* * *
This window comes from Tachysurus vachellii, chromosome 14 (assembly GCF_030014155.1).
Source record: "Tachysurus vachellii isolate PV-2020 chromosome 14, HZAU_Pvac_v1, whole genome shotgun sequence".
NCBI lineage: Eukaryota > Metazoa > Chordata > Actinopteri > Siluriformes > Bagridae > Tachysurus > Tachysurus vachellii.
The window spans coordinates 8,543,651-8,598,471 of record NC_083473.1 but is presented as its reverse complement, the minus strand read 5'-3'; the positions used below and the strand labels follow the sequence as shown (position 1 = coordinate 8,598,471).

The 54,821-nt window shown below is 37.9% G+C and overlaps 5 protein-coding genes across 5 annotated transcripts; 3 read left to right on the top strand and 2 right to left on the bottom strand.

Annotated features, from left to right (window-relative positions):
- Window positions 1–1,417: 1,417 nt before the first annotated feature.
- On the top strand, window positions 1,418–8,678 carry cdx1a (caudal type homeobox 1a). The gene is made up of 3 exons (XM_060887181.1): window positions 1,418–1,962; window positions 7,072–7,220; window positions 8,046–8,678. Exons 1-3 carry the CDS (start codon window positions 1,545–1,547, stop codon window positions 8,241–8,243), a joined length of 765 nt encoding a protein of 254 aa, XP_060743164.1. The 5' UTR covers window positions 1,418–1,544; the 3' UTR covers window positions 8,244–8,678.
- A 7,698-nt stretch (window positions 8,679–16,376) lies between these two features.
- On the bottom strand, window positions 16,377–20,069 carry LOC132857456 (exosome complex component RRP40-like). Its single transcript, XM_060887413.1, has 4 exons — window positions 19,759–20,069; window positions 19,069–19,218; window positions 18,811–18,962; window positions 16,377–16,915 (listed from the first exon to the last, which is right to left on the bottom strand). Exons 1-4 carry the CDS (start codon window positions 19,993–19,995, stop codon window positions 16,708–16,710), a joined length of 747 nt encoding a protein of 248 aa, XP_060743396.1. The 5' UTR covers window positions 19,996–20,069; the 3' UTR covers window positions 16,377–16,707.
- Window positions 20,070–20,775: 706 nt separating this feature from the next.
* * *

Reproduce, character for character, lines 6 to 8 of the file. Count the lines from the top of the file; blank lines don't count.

Annotated features, from left to right (window-relative positions):
- Window positions 1–1,417: 1,417 nt before the first annotated feature.
- On the top strand, window positions 1,418–8,678 carry cdx1a (caudal type homeobox 1a). The gene is made up of 3 exons (XM_060887181.1): window positions 1,418–1,962; window positions 7,072–7,220; window positions 8,046–8,678. Exons 1-3 carry the CDS (start codon window positions 1,545–1,547, stop codon window positions 8,241–8,243), a joined length of 765 nt encoding a protein of 254 aa, XP_060743164.1. The 5' UTR covers window positions 1,418–1,544; the 3' UTR covers window positions 8,244–8,678.